Worst of all, war itself seems to have become an industry. We have reached a point in the post-WMD, Halliburton and Blackwater world where there are competing narratives in the media about why and how wars are being fought. In 1961 President Eisenhower warned us that: "In the councils of government, we must guard against the acquisition of unwarranted influence, whether sought or unsought, by the military-industrial complex. The potential for the disastrous rise of misplaced power exists, and will persist."

It seems that the warning was not quiet heeded; today half the political discourse is focused on fear-mongering and many on the Republican side advocate bombing cities and putting "boots on the ground" as if they were talking about a sport. Perhaps war is indeed a sport to them.
Thing is, this long awaited grassroots movement has arrived-in the form of Bernie Sanders' presidential campaign. Here is a chance to put in the Office of President an individual who is willing to fight for the subaltern and who has proven over and over in his political career his will and determination to do so. Many are yet to realize the significance of what this campaign constitutes. Here is a self-made politician who has built his career from scratch and who is not subservient either to lobbyists or to purblind party loyalties. Here is a candidate who has throughout his career as a congressman and Senator voted according to his conscience. Far more often than not, his vote has landed on the right side of history and the aspirations of the American people.

This is not an opportunity we can miss. Those who are still stuck on "socialism" need to start ignoring the unschooled canards floated by the GOP and Fox News and inform themselves about what the word actually means. Better still, listen to Bernie Sanders define what the "Democratic Socialism" he espouses entails.

There are those who insist that without the cooperation of Congress and Senate the presidency can achieve nothing, that one can only bring change by working "within the system". One could take this argument seriously were it not for the fact that the failure of Congress to pass sensible gun laws, the sabotage of the Affordable Healthcare Act and the immutability of the Bush-era tax cuts for the rich are staring us in the face. Unfortunately, what the Obama administration continued to do was to work "within the system" which allowed the GOP to block any legislation that ran contrary to the interest of corporate lobbies. The President of the United States is most certainly not a powerless puppet unless the office allows itself to be as such. In Bernie Sanders we have a candidate who will at least resist the influence of lobbies and use Presidential power to do what he constitutionally can to rid the country of the parasitic oligarchy that currently dictates terms.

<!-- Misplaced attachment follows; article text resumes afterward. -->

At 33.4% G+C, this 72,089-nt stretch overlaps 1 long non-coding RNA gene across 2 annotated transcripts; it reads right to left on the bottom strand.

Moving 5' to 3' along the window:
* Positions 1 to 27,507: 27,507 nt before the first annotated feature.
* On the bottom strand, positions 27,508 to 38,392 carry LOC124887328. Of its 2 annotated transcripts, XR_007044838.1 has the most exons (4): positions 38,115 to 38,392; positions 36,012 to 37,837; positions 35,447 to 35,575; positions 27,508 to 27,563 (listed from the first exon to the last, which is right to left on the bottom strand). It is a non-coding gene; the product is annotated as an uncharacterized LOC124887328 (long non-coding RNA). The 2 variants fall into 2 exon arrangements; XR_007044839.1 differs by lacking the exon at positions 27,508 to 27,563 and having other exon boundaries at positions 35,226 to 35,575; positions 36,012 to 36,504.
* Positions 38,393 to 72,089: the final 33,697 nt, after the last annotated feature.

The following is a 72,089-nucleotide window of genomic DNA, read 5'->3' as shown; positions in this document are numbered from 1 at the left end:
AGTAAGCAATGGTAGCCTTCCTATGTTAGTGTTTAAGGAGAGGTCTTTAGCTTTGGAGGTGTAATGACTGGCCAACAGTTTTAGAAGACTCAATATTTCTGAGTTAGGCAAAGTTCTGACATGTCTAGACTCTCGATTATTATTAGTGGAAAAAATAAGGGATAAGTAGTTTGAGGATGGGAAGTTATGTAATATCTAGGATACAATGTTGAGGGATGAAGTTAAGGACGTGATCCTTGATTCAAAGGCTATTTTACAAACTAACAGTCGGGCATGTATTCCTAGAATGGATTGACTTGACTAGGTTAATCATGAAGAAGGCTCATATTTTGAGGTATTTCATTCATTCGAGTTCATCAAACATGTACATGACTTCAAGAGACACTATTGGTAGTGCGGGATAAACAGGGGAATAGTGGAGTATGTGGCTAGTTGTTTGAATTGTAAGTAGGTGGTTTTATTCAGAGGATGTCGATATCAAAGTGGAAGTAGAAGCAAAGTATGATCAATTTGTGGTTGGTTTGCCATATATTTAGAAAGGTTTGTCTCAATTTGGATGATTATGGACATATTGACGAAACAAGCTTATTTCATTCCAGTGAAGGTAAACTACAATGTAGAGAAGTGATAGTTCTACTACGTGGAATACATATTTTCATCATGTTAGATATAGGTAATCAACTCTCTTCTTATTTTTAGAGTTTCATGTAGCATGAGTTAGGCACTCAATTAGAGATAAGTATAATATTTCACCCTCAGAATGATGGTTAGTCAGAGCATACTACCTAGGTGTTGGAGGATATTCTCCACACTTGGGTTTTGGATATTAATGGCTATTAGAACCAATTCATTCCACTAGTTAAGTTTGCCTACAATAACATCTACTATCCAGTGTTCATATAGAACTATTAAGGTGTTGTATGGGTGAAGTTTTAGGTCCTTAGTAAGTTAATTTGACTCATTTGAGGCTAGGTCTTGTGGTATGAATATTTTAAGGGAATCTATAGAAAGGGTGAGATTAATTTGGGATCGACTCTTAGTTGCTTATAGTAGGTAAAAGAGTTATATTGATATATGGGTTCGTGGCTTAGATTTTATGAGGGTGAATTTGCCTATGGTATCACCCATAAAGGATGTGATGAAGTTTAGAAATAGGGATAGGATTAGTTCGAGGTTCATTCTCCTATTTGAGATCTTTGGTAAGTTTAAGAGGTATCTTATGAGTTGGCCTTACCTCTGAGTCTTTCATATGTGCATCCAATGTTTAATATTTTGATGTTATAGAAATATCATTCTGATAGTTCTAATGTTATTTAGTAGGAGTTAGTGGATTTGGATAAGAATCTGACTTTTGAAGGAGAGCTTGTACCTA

Bernie Sanders is more than just a presidential candidate; he is the face of a wave of indignation from within every race, religion and ethnicity. He represents Americans who are tired of an establishment that is perpetually willing to sacrifice their futures at the altar of vested interests. Who reject a dispensation that cannot put aside party loyalty to legislate for the common good. Who are shocked and horrified by the war machine that one administration after another has kept feeding. Who believe that true liberalism does not merely raise slogans of liberty and equality but ensures that these rights are truly made inalienable.

Bernie Sanders will win Iowa, New Hampshire and everything after. The nation has awakened from its slumber and the oligarchic Bastille of the establishment should prepare to fall.